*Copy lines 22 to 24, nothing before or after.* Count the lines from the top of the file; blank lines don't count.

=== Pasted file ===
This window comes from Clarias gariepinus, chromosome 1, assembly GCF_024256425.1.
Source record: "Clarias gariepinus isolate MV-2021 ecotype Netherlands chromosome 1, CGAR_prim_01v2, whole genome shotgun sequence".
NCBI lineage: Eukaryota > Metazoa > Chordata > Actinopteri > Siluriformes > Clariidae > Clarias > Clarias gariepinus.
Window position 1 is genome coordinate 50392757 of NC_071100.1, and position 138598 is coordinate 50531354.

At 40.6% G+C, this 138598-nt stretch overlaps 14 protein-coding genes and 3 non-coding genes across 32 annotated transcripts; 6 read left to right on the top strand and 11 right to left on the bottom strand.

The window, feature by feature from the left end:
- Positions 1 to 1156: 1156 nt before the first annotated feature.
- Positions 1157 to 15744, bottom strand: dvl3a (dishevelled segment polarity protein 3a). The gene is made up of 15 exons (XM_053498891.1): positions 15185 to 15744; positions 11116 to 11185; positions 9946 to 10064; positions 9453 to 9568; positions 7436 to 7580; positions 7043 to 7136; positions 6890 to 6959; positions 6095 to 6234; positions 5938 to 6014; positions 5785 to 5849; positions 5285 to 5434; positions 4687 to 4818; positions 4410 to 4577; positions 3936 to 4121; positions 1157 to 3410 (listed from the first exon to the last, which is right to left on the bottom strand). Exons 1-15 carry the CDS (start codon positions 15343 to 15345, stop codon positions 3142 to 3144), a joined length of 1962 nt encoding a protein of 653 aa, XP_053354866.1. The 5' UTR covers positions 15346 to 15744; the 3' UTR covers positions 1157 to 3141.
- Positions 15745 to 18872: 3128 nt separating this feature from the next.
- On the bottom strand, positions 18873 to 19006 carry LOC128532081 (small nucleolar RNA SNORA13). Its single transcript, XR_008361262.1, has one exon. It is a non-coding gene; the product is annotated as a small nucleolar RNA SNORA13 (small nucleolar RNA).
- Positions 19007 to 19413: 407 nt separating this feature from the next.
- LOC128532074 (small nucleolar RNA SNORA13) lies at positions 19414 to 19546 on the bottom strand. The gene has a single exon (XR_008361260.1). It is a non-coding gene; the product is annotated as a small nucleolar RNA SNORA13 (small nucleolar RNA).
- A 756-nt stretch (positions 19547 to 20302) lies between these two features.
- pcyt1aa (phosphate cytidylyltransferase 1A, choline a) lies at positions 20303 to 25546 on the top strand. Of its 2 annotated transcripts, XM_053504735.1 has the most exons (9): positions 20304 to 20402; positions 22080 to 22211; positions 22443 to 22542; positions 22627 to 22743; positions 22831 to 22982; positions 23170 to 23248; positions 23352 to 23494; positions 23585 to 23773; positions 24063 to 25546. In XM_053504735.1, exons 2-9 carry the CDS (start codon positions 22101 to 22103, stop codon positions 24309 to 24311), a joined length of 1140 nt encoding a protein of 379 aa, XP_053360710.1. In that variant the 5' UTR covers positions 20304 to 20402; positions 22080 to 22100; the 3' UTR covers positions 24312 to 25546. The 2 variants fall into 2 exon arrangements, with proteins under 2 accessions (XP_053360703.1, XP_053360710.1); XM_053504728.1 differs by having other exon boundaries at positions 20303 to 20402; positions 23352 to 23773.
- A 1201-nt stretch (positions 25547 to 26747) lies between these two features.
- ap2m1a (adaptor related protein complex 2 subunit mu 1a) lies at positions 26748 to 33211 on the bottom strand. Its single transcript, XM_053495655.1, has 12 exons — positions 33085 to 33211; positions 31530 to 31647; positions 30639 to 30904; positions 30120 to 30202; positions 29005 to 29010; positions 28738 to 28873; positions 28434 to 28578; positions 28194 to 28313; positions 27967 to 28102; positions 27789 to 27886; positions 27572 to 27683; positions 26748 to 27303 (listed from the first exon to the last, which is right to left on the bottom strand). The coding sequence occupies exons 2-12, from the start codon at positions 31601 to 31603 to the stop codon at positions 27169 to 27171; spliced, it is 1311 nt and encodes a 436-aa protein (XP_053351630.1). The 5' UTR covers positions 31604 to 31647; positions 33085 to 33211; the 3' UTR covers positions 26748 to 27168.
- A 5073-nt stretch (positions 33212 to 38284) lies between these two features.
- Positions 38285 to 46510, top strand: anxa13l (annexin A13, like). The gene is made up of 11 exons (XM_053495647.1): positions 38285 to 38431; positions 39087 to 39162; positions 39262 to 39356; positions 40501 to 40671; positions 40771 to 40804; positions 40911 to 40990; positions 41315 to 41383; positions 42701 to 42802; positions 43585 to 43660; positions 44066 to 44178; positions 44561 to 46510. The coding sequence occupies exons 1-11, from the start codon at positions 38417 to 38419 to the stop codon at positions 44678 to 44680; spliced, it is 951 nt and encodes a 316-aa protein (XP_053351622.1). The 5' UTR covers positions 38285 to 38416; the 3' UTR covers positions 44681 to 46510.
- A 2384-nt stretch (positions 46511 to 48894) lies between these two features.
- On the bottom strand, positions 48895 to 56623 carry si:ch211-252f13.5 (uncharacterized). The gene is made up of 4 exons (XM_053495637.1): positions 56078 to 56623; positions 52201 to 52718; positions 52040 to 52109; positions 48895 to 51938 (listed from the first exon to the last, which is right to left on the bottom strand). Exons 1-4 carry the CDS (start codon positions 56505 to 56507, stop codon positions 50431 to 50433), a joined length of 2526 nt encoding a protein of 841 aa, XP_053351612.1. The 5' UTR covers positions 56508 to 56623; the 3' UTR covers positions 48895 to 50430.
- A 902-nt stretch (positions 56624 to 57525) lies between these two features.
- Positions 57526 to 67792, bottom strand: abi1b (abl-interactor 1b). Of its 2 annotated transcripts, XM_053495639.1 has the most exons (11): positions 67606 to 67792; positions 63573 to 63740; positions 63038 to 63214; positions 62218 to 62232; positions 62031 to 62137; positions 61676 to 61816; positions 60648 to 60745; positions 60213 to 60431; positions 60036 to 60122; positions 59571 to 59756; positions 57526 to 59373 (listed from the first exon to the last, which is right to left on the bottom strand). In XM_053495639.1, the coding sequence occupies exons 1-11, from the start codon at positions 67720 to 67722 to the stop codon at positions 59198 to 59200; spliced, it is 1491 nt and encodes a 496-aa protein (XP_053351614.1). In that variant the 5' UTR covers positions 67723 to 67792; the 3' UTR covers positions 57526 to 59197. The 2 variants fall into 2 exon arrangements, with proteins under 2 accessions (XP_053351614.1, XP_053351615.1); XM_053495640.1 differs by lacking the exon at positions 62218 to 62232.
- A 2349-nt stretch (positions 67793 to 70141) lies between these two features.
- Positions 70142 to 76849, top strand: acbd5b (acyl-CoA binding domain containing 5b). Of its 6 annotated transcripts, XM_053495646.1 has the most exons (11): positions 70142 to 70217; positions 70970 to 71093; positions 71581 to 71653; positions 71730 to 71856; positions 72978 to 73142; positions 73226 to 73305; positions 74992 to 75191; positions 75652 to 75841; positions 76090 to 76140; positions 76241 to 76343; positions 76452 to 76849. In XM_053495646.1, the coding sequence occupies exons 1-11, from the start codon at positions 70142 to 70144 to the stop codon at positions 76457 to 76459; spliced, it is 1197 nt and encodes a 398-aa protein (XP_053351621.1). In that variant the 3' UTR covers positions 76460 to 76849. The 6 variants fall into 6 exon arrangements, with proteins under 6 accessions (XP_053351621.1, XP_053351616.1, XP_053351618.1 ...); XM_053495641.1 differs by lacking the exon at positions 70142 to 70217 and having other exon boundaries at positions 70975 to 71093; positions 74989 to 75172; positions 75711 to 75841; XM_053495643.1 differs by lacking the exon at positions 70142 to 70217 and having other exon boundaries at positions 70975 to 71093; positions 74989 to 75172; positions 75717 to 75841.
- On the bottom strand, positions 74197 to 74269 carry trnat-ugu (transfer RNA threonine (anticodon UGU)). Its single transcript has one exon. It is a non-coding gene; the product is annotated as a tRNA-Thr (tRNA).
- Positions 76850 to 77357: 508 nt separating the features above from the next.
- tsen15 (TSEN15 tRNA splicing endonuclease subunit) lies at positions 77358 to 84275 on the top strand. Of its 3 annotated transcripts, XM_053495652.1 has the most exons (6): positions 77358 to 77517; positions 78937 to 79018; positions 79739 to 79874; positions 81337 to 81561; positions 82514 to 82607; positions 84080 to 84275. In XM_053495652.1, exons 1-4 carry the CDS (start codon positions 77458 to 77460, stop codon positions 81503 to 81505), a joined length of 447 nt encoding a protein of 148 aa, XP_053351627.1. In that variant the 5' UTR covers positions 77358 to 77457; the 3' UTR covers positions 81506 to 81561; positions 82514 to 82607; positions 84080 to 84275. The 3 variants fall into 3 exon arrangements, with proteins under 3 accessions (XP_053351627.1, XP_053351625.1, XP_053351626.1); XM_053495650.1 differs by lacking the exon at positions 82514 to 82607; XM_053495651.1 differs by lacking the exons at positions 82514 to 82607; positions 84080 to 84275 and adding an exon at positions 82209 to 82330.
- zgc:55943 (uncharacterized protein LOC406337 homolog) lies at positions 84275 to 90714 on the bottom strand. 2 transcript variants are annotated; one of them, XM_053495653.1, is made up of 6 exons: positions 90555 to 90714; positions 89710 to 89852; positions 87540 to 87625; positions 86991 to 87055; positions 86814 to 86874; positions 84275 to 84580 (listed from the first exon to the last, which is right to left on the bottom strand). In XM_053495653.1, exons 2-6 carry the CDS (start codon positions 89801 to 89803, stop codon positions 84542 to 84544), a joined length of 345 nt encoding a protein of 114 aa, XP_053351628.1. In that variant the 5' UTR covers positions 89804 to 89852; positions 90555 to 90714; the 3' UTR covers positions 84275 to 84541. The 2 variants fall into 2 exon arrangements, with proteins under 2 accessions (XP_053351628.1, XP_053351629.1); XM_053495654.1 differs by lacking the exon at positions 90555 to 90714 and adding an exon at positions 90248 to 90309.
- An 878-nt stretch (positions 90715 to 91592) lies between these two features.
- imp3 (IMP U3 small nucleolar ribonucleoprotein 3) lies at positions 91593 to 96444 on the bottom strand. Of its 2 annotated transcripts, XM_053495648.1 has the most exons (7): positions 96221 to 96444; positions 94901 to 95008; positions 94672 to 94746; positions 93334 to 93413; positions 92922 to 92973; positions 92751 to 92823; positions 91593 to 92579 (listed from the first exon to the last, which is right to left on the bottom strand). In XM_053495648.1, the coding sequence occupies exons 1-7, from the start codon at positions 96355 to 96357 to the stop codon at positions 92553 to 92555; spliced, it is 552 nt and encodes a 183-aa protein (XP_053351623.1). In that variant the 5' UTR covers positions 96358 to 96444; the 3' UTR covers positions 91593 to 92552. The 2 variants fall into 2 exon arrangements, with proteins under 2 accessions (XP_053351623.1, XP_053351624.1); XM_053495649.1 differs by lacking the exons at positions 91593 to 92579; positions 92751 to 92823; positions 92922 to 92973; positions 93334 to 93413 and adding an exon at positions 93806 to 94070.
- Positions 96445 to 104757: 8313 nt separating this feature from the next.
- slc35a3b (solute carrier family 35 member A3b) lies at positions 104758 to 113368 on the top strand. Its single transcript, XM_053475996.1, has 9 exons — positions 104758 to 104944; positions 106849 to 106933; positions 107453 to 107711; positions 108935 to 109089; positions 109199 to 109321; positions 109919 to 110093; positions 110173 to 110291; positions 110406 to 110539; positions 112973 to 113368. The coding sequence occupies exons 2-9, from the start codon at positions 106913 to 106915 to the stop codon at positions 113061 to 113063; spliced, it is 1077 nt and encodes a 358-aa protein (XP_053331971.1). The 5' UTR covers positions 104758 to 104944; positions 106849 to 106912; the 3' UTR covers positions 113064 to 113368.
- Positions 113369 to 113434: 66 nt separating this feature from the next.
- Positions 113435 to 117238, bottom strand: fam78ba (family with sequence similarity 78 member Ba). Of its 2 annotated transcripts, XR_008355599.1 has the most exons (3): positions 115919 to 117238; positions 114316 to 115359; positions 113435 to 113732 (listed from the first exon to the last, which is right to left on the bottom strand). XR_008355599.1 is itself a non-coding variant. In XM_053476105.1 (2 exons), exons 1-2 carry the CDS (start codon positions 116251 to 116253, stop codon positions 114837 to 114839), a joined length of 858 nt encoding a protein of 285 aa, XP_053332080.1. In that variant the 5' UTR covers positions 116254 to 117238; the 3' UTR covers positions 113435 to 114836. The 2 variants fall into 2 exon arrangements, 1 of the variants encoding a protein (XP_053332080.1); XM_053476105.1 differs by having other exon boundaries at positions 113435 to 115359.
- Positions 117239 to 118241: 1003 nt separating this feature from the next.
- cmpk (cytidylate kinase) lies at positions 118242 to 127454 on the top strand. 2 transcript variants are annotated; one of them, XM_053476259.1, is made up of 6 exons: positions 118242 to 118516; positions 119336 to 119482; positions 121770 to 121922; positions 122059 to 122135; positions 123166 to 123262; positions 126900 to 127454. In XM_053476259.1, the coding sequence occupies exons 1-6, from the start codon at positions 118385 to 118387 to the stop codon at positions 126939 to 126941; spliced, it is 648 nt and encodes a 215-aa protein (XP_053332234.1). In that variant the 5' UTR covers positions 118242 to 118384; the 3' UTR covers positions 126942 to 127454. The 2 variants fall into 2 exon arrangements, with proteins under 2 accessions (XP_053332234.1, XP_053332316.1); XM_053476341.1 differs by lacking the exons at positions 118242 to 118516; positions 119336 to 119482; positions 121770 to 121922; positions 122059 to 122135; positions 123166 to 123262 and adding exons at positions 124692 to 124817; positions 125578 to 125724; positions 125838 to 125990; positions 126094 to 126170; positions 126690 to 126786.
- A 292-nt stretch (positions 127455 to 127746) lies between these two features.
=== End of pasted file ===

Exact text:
- Positions 57526 to 67792, bottom strand: abi1b (abl-interactor 1b). Of its 2 annotated transcripts, XM_053495639.1 has the most exons (11): positions 67606 to 67792; positions 63573 to 63740; positions 63038 to 63214; positions 62218 to 62232; positions 62031 to 62137; positions 61676 to 61816; positions 60648 to 60745; positions 60213 to 60431; positions 60036 to 60122; positions 59571 to 59756; positions 57526 to 59373 (listed from the first exon to the last, which is right to left on the bottom strand). In XM_053495639.1, the coding sequence occupies exons 1-11, from the start codon at positions 67720 to 67722 to the stop codon at positions 59198 to 59200; spliced, it is 1491 nt and encodes a 496-aa protein (XP_053351614.1). In that variant the 5' UTR covers positions 67723 to 67792; the 3' UTR covers positions 57526 to 59197. The 2 variants fall into 2 exon arrangements, with proteins under 2 accessions (XP_053351614.1, XP_053351615.1); XM_053495640.1 differs by lacking the exon at positions 62218 to 62232.
- A 2349-nt stretch (positions 67793 to 70141) lies between these two features.
- Positions 70142 to 76849, top strand: acbd5b (acyl-CoA binding domain containing 5b). Of its 6 annotated transcripts, XM_053495646.1 has the most exons (11): positions 70142 to 70217; positions 70970 to 71093; positions 71581 to 71653; positions 71730 to 71856; positions 72978 to 73142; positions 73226 to 73305; positions 74992 to 75191; positions 75652 to 75841; positions 76090 to 76140; positions 76241 to 76343; positions 76452 to 76849. In XM_053495646.1, the coding sequence occupies exons 1-11, from the start codon at positions 70142 to 70144 to the stop codon at positions 76457 to 76459; spliced, it is 1197 nt and encodes a 398-aa protein (XP_053351621.1). In that variant the 3' UTR covers positions 76460 to 76849. The 6 variants fall into 6 exon arrangements, with proteins under 6 accessions (XP_053351621.1, XP_053351616.1, XP_053351618.1 ...); XM_053495641.1 differs by lacking the exon at positions 70142 to 70217 and having other exon boundaries at positions 70975 to 71093; positions 74989 to 75172; positions 75711 to 75841; XM_053495643.1 differs by lacking the exon at positions 70142 to 70217 and having other exon boundaries at positions 70975 to 71093; positions 74989 to 75172; positions 75717 to 75841.